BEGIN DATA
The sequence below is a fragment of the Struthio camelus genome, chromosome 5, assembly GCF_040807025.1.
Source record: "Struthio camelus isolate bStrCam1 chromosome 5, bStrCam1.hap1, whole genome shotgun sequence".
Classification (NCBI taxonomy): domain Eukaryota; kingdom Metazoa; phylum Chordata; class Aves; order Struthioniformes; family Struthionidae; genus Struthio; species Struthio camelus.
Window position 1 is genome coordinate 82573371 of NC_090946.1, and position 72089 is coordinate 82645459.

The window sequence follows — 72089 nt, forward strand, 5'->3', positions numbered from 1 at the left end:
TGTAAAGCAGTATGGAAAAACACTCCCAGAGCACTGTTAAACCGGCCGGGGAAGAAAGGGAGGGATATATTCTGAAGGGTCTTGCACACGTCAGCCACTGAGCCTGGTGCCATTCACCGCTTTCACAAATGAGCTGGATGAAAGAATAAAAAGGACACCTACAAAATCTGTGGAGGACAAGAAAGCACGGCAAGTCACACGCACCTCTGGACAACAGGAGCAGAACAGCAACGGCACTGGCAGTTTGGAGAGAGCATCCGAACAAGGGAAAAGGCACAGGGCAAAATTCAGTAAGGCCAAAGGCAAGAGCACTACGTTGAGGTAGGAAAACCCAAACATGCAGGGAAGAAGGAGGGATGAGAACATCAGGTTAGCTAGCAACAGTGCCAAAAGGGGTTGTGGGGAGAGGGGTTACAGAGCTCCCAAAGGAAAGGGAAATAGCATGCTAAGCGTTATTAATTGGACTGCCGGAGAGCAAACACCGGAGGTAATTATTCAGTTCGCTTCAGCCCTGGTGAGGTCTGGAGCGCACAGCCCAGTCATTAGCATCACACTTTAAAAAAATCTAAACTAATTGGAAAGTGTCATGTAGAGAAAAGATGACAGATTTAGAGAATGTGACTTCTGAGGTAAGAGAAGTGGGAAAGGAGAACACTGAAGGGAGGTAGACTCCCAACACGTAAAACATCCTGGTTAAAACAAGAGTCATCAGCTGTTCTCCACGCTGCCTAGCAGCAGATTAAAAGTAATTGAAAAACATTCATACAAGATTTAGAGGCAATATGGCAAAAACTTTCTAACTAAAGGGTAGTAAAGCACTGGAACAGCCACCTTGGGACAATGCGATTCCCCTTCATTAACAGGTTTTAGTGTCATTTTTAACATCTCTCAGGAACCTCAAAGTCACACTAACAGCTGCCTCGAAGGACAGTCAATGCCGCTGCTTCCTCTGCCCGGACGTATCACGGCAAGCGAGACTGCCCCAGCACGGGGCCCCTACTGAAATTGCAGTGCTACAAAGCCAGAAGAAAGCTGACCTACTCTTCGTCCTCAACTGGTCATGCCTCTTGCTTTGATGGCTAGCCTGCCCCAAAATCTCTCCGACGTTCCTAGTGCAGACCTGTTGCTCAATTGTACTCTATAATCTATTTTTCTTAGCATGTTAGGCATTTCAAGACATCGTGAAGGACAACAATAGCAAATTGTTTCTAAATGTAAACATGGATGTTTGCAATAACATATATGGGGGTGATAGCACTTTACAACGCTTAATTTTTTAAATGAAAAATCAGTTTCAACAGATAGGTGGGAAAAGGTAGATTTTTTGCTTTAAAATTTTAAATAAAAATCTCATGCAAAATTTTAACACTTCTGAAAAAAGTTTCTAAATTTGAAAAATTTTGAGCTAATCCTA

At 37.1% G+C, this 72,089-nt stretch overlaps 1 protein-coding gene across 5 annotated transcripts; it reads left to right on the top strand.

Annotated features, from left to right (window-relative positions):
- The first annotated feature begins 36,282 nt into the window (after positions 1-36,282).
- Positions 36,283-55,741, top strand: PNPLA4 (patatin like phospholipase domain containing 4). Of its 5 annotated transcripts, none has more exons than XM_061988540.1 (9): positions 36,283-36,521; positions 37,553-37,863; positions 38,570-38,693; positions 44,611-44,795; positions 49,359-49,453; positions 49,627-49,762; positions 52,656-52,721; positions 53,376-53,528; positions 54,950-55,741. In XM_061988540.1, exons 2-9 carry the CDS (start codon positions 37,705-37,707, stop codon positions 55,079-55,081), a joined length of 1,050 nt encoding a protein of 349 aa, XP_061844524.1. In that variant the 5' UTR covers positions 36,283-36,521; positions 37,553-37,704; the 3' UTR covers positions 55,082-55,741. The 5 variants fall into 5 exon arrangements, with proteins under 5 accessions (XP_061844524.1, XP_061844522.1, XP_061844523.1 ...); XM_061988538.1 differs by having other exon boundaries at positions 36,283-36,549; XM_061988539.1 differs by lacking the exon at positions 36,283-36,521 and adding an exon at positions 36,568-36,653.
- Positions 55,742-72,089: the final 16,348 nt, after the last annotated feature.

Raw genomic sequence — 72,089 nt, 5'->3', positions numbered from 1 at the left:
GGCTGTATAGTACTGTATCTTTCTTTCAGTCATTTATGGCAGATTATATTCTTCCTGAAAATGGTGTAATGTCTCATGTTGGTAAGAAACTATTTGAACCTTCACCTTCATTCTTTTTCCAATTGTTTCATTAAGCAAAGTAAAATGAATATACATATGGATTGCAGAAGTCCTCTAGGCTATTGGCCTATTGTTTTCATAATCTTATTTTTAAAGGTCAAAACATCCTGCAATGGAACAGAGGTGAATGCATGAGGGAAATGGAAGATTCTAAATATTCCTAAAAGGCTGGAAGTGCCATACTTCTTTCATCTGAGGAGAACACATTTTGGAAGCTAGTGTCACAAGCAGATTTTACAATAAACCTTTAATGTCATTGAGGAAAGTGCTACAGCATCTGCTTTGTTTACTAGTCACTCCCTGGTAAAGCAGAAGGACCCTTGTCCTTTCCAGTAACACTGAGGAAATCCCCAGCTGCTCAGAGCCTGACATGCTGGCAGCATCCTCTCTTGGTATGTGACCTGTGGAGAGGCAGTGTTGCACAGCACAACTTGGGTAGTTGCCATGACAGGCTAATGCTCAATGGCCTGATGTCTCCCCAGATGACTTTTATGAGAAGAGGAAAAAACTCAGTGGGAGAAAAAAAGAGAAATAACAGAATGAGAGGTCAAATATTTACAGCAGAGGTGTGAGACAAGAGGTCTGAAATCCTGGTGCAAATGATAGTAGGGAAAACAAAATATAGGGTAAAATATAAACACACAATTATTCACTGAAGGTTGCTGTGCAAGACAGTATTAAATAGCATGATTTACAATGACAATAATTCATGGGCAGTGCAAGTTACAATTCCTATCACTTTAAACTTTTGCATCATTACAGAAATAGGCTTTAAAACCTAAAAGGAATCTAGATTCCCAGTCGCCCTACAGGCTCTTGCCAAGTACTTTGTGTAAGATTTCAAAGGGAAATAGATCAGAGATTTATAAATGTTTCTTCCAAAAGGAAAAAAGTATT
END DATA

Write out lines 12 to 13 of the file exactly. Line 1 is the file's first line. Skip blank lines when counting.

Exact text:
Raw genomic sequence — 72,089 nt, 5'->3', positions numbered from 1 at the left:
GGCTGTATAGTACTGTATCTTTCTTTCAGTCATTTATGGCAGATTATATTCTTCCTGAAAATGGTGTAATGTCTCATGTTGGTAAGAAACTATTTGAACCTTCACCTTCATTCTTTTTCCAATTGTTTCATTAAGCAAAGTAAAATGAATATACATATGGATTGCAGAAGTCCTCTAGGCTATTGGCCTATTGTTTTCATAATCTTATTTTTAAAGGTCAAAACATCCTGCAATGGAACAGAGGTGAATGCATGAGGGAAATGGAAGATTCTAAATATTCCTAAAAGGCTGGAAGTGCCATACTTCTTTCATCTGAGGAGAACACATTTTGGAAGCTAGTGTCACAAGCAGATTTTACAATAAACCTTTAATGTCATTGAGGAAAGTGCTACAGCATCTGCTTTGTTTACTAGTCACTCCCTGGTAAAGCAGAAGGACCCTTGTCCTTTCCAGTAACACTGAGGAAATCCCCAGCTGCTCAGAGCCTGACATGCTGGCAGCATCCTCTCTTGGTATGTGACCTGTGGAGAGGCAGTGTTGCACAGCACAACTTGGGTAGTTGCCATGACAGGCTAATGCTCAATGGCCTGATGTCTCCCCAGATGACTTTTATGAGAAGAGGAAAAAACTCAGTGGGAGAAAAAAAGAGAAATAACAGAATGAGAGGTCAAATATTTACAGCAGAGGTGTGAGACAAGAGGTCTGAAATCCTGGTGCAAATGATAGTAGGGAAAACAAAATATAGGGTAAAATATAAACACACAATTATTCACTGAAGGTTGCTGTGCAAGACAGTATTAAATAGCATGATTTACAATGACAATAATTCATGGGCAGTGCAAGTTACAATTCCTATCACTTTAAACTTTTGCATCATTACAGAAATAGGCTTTAAAACCTAAAAGGAATCTAGATTCCCAGTCGCCCTACAGGCTCTTGCCAAGTACTTTGTGTAAGATTTCAAAGGGAAATAGATCAGAGATTTATAAATGTTTCTTCCAAAAGGAAAAAAGTATT